Is what I’m being told really true? If so how can we aspire to run councils etc if we cannot grip our own organisational fundamentals in a logical way that enables all activists in an area to work together?

  • Mike MacSween 29th Aug '17 - 2:45pm

    At the spring conference we passed a motion on religion in education. There was not a peep about our policies on this issue in the 95 page manifesto. The FPC hasn’t even done me the courtesy of replying to my paper letter asking why. Instead my local party chair asked ‘somebody he knows’ on the FPC who said it was something to do with costings and that there’s going to be something on the issue in the September conference. Or something.

    Having seen, close up, how the Liberal Democrats work, I can tell you exactly the problem. You are so keen to never cause offence or be controversial that you appear not to have any convictions or beliefs. The incessant demands for respect are not promoting rational debate, otherwise I wouldn’t have been chucked out of a Facebook group for nothing other than disagreeing with other people. Empty politeness isn’t a political policy, but the Liberal Democrats seem to think it is.

    The public perception is that the Liberal Democrats don’t know what they stand for. I think the public might be right. Many British politicians are actually liberal, with a small l. There is sometimes little to distinguish us from Tory and Labour politicians. Apart from the fact that most people think we’re unelectable.

  • nigel hunter 29th Aug '17 - 3:12pm

    Yes Joe, the difference between the Coalition strong and stable and today’s Conservative disasters should be pointed out 24/7. on the media.
    Brexit and the EU equally. For example “What did the EU ever do for us?”Not much,apart from: providing 57%of our trade,cheaper mobile charges etc. Not my idea but the ‘good’ bits of the EU could be used to recite to the doubters in this fashion.
    The mess we are in can be put firmly in front of little Englander’s not wishing to grow into the ever developing world.

  • These are good points, Joe.

    Terrorism isn’t going away and evidence-based policies directly aimed at combatting and containing its spread, that the public can have confidence in, is an essential element of any political platform.

    Defence of the realm and the maintenance of law and order are the basics of government. it is from these foundations that social justice can be developed.

  • “This is my highly partisan tirade on the agenda”. Sure is, Joe, “That Corbyn might win an election and pursue a Venezuelan style calamity should terrify supporters of all parties. It is hard to understand how the country has responded with such stupor to this threat of socialism, starvation and tyranny.”

    Give it a rest, Joe. It’s counter-productive and scares nobody but yourself. The saintly Vincent needs to talk to the guy and to Starmer about getting the best out of whatever emerges from Brexit. May, Johnson & Davis seem to be cooking up their own Venezuelan economic calamity, and if experience at my local Foodbank is any guide they’re into brownie points for increasing ‘starvation’ – but then you wouldn’t say that would you, because they’re Tories.

    “The toughness required to govern in coalition while under siege from all sides, and the fierce dedication to our communities that we show in local government.”

    Unfortunately the mistakes, misjudgements, wrong headed policies, broken promises inept wobbliness and the pursuit of austerity in coalition undermined those communities’ dedication to us.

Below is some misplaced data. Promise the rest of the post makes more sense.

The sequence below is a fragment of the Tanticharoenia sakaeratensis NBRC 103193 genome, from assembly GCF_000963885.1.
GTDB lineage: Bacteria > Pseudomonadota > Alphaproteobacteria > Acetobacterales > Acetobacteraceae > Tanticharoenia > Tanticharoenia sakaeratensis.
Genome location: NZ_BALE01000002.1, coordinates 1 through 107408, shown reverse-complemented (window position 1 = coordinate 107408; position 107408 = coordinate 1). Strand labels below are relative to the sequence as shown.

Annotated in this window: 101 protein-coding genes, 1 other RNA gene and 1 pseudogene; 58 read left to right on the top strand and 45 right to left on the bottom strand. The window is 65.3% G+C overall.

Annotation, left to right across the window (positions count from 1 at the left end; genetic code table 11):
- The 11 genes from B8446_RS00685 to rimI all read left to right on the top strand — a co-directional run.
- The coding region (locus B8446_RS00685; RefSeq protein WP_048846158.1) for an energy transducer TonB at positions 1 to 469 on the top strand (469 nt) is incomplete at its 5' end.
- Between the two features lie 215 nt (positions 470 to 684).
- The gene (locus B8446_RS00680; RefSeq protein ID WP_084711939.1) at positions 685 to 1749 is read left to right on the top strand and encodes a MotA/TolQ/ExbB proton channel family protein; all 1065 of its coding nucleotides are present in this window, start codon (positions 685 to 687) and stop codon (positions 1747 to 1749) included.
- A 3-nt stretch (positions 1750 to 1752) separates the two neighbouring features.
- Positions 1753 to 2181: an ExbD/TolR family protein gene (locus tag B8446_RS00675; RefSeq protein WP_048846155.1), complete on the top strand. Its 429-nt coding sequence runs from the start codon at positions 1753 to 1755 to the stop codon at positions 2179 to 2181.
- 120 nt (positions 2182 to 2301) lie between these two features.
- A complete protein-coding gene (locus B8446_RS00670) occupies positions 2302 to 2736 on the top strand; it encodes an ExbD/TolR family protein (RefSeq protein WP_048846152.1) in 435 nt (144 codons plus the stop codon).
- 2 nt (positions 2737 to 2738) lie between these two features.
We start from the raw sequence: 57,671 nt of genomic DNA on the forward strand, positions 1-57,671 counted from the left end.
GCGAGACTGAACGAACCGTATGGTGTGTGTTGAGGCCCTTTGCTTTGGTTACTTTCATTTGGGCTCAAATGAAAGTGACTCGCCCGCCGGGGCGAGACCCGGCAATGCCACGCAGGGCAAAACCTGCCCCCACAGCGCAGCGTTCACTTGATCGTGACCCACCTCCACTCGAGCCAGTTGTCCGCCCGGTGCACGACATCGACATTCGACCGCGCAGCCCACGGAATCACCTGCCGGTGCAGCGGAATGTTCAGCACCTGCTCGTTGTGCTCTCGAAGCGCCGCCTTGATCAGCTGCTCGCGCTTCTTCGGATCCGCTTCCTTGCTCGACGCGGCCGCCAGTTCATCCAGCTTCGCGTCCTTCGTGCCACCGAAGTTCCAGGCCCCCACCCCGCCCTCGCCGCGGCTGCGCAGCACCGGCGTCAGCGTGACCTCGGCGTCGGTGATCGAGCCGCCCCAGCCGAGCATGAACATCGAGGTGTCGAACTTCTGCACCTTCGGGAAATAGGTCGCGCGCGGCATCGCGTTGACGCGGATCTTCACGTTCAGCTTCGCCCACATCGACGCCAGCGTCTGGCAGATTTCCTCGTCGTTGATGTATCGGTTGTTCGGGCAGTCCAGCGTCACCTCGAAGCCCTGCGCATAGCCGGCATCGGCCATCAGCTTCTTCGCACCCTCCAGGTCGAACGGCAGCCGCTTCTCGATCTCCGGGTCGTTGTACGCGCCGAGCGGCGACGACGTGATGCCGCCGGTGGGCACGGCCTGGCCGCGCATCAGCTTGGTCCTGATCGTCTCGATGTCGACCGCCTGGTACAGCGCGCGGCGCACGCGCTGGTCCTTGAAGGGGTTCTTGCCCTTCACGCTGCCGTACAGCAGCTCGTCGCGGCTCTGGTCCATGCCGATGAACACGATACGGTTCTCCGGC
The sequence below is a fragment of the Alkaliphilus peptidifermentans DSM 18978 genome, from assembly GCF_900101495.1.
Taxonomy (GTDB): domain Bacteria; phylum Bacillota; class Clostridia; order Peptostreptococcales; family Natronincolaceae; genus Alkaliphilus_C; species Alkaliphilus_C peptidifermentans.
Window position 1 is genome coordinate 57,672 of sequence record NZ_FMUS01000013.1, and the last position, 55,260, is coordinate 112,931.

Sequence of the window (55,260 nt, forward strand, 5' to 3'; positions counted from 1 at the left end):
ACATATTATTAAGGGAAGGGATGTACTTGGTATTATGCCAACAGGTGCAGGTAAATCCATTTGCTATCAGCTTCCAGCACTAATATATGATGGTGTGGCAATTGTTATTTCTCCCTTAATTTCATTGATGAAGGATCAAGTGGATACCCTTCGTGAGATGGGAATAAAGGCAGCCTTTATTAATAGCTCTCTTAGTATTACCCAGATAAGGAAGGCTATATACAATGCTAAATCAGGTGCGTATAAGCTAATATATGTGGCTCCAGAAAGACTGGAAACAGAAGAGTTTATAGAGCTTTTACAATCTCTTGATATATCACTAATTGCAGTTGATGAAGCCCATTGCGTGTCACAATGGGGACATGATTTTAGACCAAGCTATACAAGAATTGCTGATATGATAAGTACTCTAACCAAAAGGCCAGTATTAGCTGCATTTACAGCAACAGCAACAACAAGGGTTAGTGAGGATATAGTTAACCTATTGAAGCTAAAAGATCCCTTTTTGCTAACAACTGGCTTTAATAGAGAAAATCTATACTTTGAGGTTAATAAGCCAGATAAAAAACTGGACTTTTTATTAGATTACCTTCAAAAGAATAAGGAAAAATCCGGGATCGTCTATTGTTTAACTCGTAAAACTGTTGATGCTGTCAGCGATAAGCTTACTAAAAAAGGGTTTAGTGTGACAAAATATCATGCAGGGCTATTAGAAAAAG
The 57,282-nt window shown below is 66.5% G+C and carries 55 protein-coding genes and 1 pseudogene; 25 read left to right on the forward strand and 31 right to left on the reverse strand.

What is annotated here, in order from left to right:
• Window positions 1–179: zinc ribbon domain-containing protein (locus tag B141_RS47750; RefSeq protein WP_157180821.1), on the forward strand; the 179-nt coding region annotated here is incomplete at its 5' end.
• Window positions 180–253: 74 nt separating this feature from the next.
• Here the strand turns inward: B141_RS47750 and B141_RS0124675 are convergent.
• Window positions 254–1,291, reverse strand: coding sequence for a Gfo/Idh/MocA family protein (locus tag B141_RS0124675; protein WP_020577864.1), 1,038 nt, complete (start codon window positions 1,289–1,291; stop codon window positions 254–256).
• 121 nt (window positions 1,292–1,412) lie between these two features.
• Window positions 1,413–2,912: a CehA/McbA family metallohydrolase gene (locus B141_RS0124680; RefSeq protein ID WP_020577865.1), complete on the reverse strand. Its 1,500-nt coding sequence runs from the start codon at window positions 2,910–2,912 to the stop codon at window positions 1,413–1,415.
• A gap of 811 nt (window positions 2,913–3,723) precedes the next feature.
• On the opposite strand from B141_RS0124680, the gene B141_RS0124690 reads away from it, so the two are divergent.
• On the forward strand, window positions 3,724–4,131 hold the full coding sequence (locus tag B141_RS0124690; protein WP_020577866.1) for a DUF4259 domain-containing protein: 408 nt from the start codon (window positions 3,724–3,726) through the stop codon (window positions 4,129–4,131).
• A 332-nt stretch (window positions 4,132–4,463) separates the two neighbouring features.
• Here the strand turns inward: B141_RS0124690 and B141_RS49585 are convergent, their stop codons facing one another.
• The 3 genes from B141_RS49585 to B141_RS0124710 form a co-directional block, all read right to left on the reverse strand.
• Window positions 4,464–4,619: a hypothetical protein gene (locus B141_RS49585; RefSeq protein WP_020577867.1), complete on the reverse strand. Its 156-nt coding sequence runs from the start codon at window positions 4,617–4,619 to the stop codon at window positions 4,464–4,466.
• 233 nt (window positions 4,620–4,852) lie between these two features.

• PS “the country has responded with such stupor”.

    There speaks the democratic man of the people. Unfortunately the electorate don’t take kindly to being taken as such.

  • Labour under Milliband would have turned the UK into another Greece; under Corbyn it would be another Venezuela….WOW!

    Come on, Joe….Surely you can do better than that. After all Athens temperature in December averages around a comfortable 10C, Caracas around a warm 20C, whilst Moscow has a december average of -10C…
    Why not go the whole hog and frighten us all with Stalinist gulags, etc.

  • @ Joe Otten
    “Corbyn might win an election and pursue a Venezuelan style calamity should terrify supporters of all parties. It is hard to understand how the country has responded with such stupor to this threat of socialism, starvation and tyranny. I guess somebody needs to show more leadership in offering a better and brighter alternative.”

    You are correct we do not have a clear vision of a brighter and better alternative to Corbyn’s Labour Party which will increase taxation on the top 5%, increase tax on profits, abolish tuition fees and do some nationalisation (saying it will cause a Venezuelan like crisis is as silly as our MPs saying that the UK was like Greece in 2010).

    We need to drop neo-liberal economic policies, end austerity, end the public service pay freeze, promise that our first aim in government will be that everyone who wants to have a job will have one (everyone of working age will be guaranteed a job or training that will lead to paid employment) and if this means getting companies to pay more to government for recruiting outside of the UK so be it, if it means fining large companies for not employing unemployed people or people with disabilities or long term health issue then so be it. Our second aim should be to substantially reduce economic inequalities. We need to promise that after 2020 we will increase the National Living Wage 1% more than the highest measurement of inflation. Not only do we need to restore out of work benefits to the pre 2010 level in real terms we need to introduce a basic citizen’s income to replace it and the income tax personal allowance with the long term aim of setting it to the new increased single person’s out of work benefit level. We need to abolish tuition fees. We need to state how we would fund the more than 1.5 million new homes we would get built in the next five years. We need to abolish elected mayor and the cabinet system in local government and give local government the power to carry out any commercial activity if feels will benefit its residents.